263642 Improving Care in NYC Jail System for Transgender Patients and Patients Reporting Sexual Assault

Monday, October 29, 2012

Homer D. Venters, MD MS , Correctional Health Services, New York City Department of Health and Mental Hygeine, Long Island City, NY
Mohamed Jaffer, PA , Correctional Health Services, New York City Department of Health and Mental Hygiene, East Elmhurst, NY
Ross MacDonald, MD , Correctional Health Services, New York City Department of Health and Mental Hygiene, East Elmhurst, NY
Correctional settings create unique challenges for patients with special needs and providers charged with their care. Two groups of patients that are known to face difficulties in jail are transgender patients and those reporting sexual assault. We undertook a review of the size of these two populations and the adequacy of care for them. Although the size of the entire LGBT population is difficult to identify, transgender patients currently undergoing hormonal treatment were identified using correctional pharmacy records. A short face to face survey was conducted to evaluate their care in the community prior to incarceration, medical care in jail and experience of the jail environment. Survey findings and analysis of patient complaints revealed opportunities for improvement in the provision of care and staff understanding of this special population. Informed by the results of this survey, we developed and conducted LGBT training in all 11 jail clinics for medical, nursing and mental health staff. The training format was open discussion with a slide set of common concerns regarding LGBT identities, medical care information and reporting back to staff issues raised in our surveys. Trainings also included a “myth or fact” session and simple steps to remove barriers to care. The effectiveness of this training was assessed by reviewing patient complaints, which dropped by over 50% in the 3 months post training. Sexual assault in correctional settings is a well-documented, yet extremely polarizing topic. Due to an increase in reports of sexual assault within our system, we undertook a review of all policies and practices regarding care for these patients. While the number of reports of patients with mental illness and self-reported LGBT status are overrepresented in this group, it was clear that some patients reporting sexual assault missed services that they should receive, such as a mental health visit. With the goal of standardizing care and reporting procedures, sexual assault training was developed and conducted in all jails. This training was modeled after the LGBT training in its format and scope. Questions that came up during the training informed future sessions and led us to more carefully delineate areas of ambiguity in the policy. Important policy clarifications included rape kit collection, handling of sexual harassment versus assault reports, and communication with custody and security staff. Evaluation of this work was accomplished by review of patients who missed required services, which dropped from over 20% to less than 5%.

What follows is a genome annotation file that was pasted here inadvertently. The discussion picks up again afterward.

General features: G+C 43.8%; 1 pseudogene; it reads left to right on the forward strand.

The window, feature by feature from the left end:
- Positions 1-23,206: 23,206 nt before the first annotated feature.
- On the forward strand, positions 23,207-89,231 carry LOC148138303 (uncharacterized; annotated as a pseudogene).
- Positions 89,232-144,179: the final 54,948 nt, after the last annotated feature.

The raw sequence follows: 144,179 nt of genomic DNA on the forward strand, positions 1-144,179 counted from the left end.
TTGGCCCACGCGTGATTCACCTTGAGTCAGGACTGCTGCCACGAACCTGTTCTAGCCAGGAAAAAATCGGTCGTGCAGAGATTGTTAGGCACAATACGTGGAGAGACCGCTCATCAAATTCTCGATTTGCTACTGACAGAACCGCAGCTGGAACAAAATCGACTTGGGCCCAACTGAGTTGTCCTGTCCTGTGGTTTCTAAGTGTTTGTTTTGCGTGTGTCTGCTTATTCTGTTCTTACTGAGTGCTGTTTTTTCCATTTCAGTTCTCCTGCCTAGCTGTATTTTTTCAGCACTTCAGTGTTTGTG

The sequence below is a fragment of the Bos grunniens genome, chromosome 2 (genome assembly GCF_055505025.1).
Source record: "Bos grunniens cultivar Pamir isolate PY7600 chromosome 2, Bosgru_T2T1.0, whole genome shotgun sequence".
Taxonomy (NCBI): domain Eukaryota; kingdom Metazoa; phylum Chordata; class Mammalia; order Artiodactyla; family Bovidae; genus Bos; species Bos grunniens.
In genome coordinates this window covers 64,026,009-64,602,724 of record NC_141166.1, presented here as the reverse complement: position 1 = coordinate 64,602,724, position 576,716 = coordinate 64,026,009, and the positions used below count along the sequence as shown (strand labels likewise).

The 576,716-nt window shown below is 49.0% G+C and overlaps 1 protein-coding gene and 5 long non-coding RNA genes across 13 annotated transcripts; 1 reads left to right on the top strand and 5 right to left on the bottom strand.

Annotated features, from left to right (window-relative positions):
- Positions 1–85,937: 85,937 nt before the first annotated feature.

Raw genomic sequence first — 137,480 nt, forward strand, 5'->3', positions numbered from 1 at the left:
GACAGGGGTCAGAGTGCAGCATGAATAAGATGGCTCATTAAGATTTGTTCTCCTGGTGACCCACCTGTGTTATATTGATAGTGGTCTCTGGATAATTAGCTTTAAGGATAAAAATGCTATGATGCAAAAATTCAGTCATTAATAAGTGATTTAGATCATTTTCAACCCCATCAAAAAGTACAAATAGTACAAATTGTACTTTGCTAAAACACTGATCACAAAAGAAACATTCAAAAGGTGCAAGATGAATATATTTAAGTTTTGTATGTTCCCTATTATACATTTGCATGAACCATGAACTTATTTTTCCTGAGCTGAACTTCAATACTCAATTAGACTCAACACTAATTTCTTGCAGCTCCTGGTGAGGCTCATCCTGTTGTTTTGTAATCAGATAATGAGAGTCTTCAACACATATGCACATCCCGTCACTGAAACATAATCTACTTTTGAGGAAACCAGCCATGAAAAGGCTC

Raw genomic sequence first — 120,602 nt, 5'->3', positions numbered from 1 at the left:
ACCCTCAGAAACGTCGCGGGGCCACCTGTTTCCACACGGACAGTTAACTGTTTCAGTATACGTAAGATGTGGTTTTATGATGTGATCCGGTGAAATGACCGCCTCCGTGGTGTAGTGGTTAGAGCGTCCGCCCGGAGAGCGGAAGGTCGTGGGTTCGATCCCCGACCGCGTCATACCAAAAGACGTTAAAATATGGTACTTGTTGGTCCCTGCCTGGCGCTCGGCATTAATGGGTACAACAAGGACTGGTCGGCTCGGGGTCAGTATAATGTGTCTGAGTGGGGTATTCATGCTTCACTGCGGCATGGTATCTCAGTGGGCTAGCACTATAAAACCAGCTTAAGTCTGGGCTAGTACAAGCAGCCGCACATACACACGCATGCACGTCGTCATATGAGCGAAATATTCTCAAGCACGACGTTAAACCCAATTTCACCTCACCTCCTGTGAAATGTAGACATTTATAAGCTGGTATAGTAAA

Learning Areas:
Administer health education strategies, interventions and programs
Diversity and culture

Learning Objectives:
1.Explain the specific vulnerabilities of transgender patients and patients reporting sexual assault within the jail setting.

Keywords: Barriers to Care, Jails and Prisons

Presenting author's disclosure statement:

Qualified on the content I am responsible for because: I am the Medical Director and Assistant Commissioner for New York City Department of Health and Mental Hygiene, Bureau of Correctional Health Services
Any relevant financial relationships? No

I agree to comply with the American Public Health Association Conflict of Interest and Commercial Support Guidelines, and to disclose to the participants any off-label or experimental uses of a commercial product or service discussed in my presentation.